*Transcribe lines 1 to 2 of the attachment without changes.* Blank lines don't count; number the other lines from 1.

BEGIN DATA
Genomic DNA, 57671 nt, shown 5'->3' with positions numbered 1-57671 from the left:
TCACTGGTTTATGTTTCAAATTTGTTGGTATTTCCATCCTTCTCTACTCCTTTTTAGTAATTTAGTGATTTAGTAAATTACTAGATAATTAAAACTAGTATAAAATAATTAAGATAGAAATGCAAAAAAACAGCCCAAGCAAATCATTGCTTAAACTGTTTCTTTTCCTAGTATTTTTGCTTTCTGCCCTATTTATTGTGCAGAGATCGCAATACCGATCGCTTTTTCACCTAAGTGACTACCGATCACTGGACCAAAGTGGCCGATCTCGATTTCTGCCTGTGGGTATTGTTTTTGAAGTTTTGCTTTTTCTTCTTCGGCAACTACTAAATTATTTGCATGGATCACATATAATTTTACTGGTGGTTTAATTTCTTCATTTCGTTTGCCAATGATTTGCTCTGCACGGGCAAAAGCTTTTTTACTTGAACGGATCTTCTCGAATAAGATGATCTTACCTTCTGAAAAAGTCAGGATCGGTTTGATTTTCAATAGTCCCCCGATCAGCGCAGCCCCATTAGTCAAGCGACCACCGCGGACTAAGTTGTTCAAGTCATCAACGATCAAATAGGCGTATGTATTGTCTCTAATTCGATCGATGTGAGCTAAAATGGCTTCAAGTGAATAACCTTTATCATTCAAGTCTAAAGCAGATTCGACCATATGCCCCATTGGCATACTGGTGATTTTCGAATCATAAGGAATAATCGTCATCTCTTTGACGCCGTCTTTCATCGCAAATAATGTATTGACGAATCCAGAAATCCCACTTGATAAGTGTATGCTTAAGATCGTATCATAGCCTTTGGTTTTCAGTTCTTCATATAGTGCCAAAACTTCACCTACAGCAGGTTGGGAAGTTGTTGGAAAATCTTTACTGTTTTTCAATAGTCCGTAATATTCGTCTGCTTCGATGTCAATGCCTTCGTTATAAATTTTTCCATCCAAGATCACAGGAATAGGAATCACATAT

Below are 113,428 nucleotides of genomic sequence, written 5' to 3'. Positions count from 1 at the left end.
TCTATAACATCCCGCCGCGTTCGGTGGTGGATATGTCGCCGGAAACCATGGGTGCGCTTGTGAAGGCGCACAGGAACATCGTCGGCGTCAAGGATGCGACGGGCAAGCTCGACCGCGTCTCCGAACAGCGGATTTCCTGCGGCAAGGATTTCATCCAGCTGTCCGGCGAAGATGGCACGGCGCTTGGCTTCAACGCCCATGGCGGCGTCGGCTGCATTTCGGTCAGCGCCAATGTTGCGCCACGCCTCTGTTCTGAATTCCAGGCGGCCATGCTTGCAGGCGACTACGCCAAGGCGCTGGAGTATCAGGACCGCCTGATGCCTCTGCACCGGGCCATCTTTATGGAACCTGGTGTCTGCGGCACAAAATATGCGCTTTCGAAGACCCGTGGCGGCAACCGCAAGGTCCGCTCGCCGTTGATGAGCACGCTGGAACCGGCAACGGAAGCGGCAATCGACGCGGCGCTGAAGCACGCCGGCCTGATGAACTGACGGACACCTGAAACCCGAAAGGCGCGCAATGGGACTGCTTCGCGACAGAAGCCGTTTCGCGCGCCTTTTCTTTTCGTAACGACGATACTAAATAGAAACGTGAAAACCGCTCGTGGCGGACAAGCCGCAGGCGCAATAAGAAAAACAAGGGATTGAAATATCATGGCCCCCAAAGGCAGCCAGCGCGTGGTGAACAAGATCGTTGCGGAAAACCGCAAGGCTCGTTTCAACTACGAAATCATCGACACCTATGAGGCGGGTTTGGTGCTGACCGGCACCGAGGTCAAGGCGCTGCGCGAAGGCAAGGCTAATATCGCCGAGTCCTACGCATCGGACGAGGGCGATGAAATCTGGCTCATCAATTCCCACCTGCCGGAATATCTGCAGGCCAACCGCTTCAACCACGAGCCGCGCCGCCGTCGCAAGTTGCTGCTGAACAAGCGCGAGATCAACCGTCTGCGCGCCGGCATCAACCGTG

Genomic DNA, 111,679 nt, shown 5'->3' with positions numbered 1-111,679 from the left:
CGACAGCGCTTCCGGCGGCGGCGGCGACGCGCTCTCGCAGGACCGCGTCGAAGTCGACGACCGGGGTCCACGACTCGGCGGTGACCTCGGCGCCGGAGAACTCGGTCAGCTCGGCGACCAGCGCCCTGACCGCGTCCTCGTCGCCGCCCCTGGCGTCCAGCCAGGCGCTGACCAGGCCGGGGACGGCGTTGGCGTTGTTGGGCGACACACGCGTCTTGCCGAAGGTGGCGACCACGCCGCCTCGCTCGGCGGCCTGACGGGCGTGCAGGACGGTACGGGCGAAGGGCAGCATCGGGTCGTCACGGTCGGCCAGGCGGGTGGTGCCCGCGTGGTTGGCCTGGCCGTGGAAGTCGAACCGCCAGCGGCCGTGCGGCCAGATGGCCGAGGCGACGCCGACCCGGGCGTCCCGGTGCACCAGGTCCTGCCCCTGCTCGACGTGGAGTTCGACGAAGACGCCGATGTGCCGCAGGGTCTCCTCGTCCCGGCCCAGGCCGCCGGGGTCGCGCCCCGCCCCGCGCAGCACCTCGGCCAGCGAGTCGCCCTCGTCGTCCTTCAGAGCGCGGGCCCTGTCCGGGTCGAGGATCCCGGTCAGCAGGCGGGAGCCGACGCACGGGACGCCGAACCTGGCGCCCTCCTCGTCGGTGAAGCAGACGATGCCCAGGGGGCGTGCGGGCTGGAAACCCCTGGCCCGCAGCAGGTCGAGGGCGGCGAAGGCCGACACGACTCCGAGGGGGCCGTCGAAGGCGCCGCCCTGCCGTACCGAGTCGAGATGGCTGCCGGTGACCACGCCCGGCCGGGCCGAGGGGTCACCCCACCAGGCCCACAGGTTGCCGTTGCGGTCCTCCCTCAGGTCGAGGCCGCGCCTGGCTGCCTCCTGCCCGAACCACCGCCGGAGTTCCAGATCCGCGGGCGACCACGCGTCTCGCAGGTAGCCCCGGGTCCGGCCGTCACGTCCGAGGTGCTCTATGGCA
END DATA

Genomic DNA, 57671 nt, shown 5'->3' with positions numbered 1-57671 from the left:
TCACTGGTTTATGTTTCAAATTTGTTGGTATTTCCATCCTTCTCTACTCCTTTTTAGTAATTTAGTGATTTAGTAAATTACTAGATAATTAAAACTAGTATAAAATAATTAAGATAGAAATGCAAAAAAACAGCCCAAGCAAATCATTGCTTAAACTGTTTCTTTTCCTAGTATTTTTGCTTTCTGCCCTATTTATTGTGCAGAGATCGCAATACCGATCGCTTTTTCACCTAAGTGACTACCGATCACTGGACCAAAGTGGCCGATCTCGATTTCTGCCTGTGGGTATTGTTTTTGAAGTTTTGCTTTTTCTTCTTCGGCAACTACTAAATTATTTGCATGGATCACATATAATTTTACTGGTGGTTTAATTTCTTCATTTCGTTTGCCAATGATTTGCTCTGCACGGGCAAAAGCTTTTTTACTTGAACGGATCTTCTCGAATAAGATGATCTTACCTTCTGAAAAAGTCAGGATCGGTTTGATTTTCAATAGTCCCCCGATCAGCGCAGCCCCATTAGTCAAGCGACCACCGCGGACTAAGTTGTTCAAGTCATCAACGATCAAATAGGCGTATGTATTGTCTCTAATTCGATCGATGTGAGCTAAAATGGCTTCAAGTGAATAACCTTTATCATTCAAGTCTAAAGCAGATTCGACCATATGCCCCATTGGCATACTGGTGATTTTCGAATCATAAGGAATAATCGTCATCTCTTTGACGCCGTCTTTCATCGCAAATAATGTATTGACGAATCCAGAAATCCCACTTGATAAGTGTATGCTTAAGATCGTATCATAGCCTTTGGTTTTCAGTTCTTCATATAGTGCCAAAACTTCACCTACAGCAGGTTGGGAAGTTGTTGGAAAATCTTTACTGTTTTTCAATAGTCCGTAATATTCGTCTGCTTCGATGTCAATGCCTTCGTTATAAATTTTTCCATCCAAGATCACAGGAATAGGAATCACATAT